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  • Writer's pictureRipon Physio Co.

Osteoarthritis and Physiotherapy


Osteoarthritis (OA) is one of the top five leading diseases for the population over sixty years of age that may lead to a decrease in quality of life and independence (1). It is a widespread chronic disease in the elderly, and this condition may lead to disability (1,2). The knee is one of the most common joints affected by the disease (3).






Do you feel

  • pain

  • stiffness in the morning

  • stiff after sitting down for a long time

  • muscle weakness

  • joint stiffness

  • functional impairment

These are symptoms of Osteoarthritis.






So what is Osteoarthritis?

It is the most common joint condition. It normally affects the knees, hips and hands. The joint tissue and cartilage starts to break down over time. The cartilage starts to thin, bone begins to reshape and you may have joint inflammation.






Knee osteoarthritis (KOA) is one of the most common diseases in the elderly above 60 years of age (1). Pain, lack of mobility and stiffness are common symptoms (3).


Exercise is one of the most commonly recommended treatment modalities (4). The prevalence of knee osteoarthritis is more common in females than males.






In general 10% of men and 13% of women experience symptoms of knee osteoarthritis (3).


What causes Osteoarthritis?


The cause is unclear however we know there are risk factors of OA such as a previous injury and/or genetics.





Did you know that 60% of all OA cases involve the knee (3).



How can Physiotherapy help Arthritis?

The first line of treatment with OA is exercise. Physiotherapy chooses the most suitable exercises for you, provide advice and education on OA and we will guide you on how to manage OA.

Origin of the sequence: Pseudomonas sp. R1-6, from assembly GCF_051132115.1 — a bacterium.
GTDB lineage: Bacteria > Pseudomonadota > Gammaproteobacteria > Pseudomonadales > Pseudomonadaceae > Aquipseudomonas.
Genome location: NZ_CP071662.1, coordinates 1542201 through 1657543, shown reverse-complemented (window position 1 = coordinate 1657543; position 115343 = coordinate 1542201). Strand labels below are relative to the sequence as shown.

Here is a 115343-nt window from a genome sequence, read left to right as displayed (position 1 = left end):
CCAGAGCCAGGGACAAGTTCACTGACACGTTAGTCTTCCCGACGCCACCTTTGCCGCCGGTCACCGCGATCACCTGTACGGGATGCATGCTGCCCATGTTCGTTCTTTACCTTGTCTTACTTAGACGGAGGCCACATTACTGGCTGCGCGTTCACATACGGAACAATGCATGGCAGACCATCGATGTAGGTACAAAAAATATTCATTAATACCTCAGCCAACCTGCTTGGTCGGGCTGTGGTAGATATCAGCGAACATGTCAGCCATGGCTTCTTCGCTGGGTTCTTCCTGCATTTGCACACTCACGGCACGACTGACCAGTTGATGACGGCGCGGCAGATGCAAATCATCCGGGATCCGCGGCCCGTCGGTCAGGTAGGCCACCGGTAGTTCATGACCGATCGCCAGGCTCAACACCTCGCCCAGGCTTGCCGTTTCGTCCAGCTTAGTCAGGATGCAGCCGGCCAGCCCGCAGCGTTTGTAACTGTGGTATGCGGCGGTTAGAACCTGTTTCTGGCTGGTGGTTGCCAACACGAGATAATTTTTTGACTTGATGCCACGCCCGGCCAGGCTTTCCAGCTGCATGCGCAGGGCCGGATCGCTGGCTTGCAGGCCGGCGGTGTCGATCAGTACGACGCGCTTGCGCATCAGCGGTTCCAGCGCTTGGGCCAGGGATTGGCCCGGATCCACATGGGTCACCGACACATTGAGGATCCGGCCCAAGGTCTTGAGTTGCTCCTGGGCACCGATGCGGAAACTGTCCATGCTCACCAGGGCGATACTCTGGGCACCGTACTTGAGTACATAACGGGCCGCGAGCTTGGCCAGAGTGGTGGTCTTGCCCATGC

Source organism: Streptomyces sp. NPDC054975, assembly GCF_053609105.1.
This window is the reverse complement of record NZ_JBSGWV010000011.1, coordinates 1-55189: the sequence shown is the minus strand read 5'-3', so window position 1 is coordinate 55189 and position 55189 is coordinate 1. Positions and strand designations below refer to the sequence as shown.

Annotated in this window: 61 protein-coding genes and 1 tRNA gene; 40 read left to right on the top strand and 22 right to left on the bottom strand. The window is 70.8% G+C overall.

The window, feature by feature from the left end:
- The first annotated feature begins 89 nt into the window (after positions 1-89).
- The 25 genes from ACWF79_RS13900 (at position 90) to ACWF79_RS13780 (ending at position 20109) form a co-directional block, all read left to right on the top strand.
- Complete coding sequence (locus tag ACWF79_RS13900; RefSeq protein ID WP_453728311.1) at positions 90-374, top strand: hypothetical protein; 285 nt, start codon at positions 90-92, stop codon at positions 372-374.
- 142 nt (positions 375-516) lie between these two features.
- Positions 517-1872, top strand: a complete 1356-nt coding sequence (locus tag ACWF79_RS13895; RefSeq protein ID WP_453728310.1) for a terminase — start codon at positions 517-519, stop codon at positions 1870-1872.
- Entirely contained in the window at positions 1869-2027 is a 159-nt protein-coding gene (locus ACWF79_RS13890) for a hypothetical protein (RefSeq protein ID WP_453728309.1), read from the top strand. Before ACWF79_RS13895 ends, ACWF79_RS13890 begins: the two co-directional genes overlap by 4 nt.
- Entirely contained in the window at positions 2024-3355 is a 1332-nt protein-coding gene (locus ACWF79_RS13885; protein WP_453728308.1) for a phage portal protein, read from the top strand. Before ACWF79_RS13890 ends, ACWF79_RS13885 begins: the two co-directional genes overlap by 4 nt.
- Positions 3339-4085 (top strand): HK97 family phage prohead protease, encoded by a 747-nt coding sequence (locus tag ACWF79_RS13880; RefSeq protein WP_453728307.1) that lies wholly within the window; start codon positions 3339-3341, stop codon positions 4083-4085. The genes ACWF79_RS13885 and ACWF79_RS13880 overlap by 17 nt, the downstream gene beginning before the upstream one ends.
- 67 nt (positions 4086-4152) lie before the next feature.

If you were to decide on getting a new knee/ hip replacement, pre rehabilitation is also as important as post rehabilitation after surgery.


Call us with any questions you may have.


Ripon Physio Co.










References:

Dunlop D, Manheim L, Yelin E, Song J, Chang R. The costs of arthritis [Internet]. Scholars.northwestern.edu. 2017 [cited 3 September 2022]. Available from: https://www.scholars.norwestern.edu/en/publications/the-cost-of-arthritis

Behzad Heidari, MD. Knee osteoarthritis prevalence, risk factors, pathogenesis and features. Caspian J Intern Med. 2011; 2(2)

Fernandes L, Hagen K, Bijlsma J, Andreassen O, Christensen P, Conaghan P et al. EULAR recommendations for the non-pharmacological core management of hip and knee osteoarthritis. Annals of the Rheumatic Diseases [Internet]. 2013 [cited 15 September 2022];72(7):1125-1135. Available from: http://ard.bmj.com/content/72/7/1125.long

French H, Galvin R, Horgan F, Kenny R. Prevalence and burden of self-reported osteoarthritis amongst older people in Ireland: Findings from the Irish Longitudinal Study on Ageing Study (TILDA). Osteoarthritis and Cartilage [Internet]. 2015 [cited 15 Sep, 2022 ];23(1):A188. Available from: https://academic.oup.com/eurpub/article/26/1/192/2467265

Zhang Y, Jordan J. Epidemiology of Osteoarthritis. Clinic in Geriatric Medicine [Internet]. 2010. 26(3):355-369. Available from: https://www.ncbi.nlm.nih.gov/pubmed/20699159

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